To prevent any accidents with distracted drivers, a number of blockades will also be deployed. The state police will set up rolling roadblocks in both directions of I-195 and Route 24 that will last approximately 15 minutes. Emergency vehicles will be allowed through during the blockade.
In Somerset, portions of Wilbur Avenue, Brayton Point Road and Lees River Avenue will be closed to through traffic, but open to local access and emergency vehicles.
In Swansea, Gardners Neck Road and connecting roadways such as Cliff Avenue, Ocean Grove Avenue Anthony Avenue, and Church Street will also be closed to through traffic but open for local access and emergency vehicles.
Use of helicopters and drones will also be restricted during the implosion. Helicopters will be required to stay at least a half-mile from the towers and fly no lower than 3,000 feet.
While the 10-second destruction of two 500-foot-tall concrete behemoths may sound a little perilous, the property’s owners are reassuring neighbors that there is nothing to fear.
According to Commercial Development Company, the blast will not be strong enough to break windows or make things fall off the walls in nearby homes. The company says the demolition will meet the criteria set forth by the U.S. Bureau of Mines as far as vibrations, and sensors will be activated Saturday to ensure the blast does not exceed permitted levels.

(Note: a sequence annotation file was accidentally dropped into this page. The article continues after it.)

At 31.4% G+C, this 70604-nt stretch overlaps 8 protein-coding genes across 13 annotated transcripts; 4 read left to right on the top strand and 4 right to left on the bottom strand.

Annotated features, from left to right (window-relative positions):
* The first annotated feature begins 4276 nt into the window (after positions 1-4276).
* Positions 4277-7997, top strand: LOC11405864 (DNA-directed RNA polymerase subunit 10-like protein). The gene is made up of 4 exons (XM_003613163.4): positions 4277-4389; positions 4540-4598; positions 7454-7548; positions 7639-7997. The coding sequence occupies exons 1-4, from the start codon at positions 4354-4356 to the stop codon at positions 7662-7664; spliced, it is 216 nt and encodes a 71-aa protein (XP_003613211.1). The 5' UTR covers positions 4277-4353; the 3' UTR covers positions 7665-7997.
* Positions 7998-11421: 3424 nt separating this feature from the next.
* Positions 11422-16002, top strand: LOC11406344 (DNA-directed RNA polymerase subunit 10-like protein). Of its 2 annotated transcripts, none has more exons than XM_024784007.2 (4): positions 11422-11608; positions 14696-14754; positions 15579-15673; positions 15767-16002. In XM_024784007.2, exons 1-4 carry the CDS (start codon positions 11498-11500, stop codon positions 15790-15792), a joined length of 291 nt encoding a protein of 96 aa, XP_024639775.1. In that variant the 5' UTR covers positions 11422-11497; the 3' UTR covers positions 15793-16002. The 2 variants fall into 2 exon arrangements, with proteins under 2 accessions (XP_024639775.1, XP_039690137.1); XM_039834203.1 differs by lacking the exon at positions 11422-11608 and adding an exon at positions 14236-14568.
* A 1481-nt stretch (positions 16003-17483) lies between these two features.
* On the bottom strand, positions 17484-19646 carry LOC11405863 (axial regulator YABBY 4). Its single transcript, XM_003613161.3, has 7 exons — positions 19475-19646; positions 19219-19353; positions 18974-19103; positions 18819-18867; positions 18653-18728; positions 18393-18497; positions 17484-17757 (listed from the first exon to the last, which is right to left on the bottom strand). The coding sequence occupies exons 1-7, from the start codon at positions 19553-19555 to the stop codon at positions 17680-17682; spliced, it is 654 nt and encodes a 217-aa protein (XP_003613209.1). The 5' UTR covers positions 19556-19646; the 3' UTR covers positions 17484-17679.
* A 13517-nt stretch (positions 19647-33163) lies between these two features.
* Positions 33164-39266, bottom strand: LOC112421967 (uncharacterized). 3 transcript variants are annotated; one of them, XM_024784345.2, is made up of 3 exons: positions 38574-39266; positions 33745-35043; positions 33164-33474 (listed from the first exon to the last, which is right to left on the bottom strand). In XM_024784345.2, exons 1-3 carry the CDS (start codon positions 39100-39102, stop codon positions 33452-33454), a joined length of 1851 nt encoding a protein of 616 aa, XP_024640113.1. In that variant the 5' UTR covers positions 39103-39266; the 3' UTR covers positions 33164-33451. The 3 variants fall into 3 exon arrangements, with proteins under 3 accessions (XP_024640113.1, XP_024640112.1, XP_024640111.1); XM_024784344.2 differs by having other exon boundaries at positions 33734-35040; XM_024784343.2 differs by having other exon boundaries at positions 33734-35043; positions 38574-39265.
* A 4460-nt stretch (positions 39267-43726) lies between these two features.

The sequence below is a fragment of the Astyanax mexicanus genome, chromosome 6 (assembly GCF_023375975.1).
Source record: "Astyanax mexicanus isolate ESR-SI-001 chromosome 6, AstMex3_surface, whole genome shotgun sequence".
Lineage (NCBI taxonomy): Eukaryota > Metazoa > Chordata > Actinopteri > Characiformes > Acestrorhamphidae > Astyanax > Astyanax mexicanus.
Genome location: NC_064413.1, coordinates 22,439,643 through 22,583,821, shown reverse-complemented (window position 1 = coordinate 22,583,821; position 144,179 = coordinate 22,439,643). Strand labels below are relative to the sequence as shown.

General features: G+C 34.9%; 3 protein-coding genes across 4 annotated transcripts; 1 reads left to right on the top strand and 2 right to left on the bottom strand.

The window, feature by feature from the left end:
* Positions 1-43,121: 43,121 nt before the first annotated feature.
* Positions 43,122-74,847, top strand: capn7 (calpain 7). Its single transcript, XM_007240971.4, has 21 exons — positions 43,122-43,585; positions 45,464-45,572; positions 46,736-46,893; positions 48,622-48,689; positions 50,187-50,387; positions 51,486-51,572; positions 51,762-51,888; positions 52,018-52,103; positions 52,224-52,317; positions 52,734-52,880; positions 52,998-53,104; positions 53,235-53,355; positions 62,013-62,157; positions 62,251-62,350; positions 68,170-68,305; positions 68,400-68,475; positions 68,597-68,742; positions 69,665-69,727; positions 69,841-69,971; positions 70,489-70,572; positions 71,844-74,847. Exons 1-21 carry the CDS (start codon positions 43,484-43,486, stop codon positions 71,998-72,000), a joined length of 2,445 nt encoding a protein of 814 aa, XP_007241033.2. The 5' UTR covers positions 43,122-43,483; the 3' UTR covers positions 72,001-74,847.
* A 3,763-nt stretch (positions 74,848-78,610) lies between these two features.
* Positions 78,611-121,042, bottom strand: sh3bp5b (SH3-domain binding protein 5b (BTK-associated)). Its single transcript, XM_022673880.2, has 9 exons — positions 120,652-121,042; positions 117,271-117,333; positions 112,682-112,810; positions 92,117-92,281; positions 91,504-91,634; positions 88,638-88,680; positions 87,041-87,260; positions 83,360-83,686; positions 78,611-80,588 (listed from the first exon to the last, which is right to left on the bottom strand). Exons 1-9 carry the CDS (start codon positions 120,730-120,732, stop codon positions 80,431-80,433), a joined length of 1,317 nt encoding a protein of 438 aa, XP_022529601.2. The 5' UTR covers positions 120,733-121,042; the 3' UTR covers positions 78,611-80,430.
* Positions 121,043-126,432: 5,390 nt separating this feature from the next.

Commercial Development Company has also stated that no one has to worry about flying debris being launched from the blast zone. Chain-link fence with “flexible geotextile fabric” has been bolted over the structures, which the company says will act as a net over any debris.
The dust cloud produced by the explosion, according to Commercial Development Company, will contain no fly ash or coal dust, though it will contain silica, an active ingredient in concrete. Nearby residents are being urged to shut all doors and windows and stay inside up to 15 to 30 minutes after the blast.
Construction of Brayton Point Power Station, which would go on to be New England’s largest coal-fired power plant, began in 1957. By the time it stopped producing power in 2017, it was the last Massachusetts coal-fired station providing power to the regional grid.
At its peak, it had the capacity to generate 1,600 MW of electricity and employed more than 250 full-time staff. The amount of electricity generated there was capable of providing power to roughly 1.5 million homes.
Construction of the doomed cooling towers began in 2009 and was completed in 2013. The cost of that project was $600 million.
Rebranded as Brayton Point Commerce Center, the former power plant is set to become the site of a “world-class logistics port, manufacturing hub and support center for the emerging offshore wind energy sector,” according to its current owner.
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During a February public forum on the project, Stephen Collins, executive vice president of Commercial Development Company, said the new facility would retrofit components used in the construction of wind turbines offshore. Collins also said the site could be used as an interconnect for the energy being generated offshore.
Representatives of Commercial Development Company have said they expect the new facility to be operational by January 2020.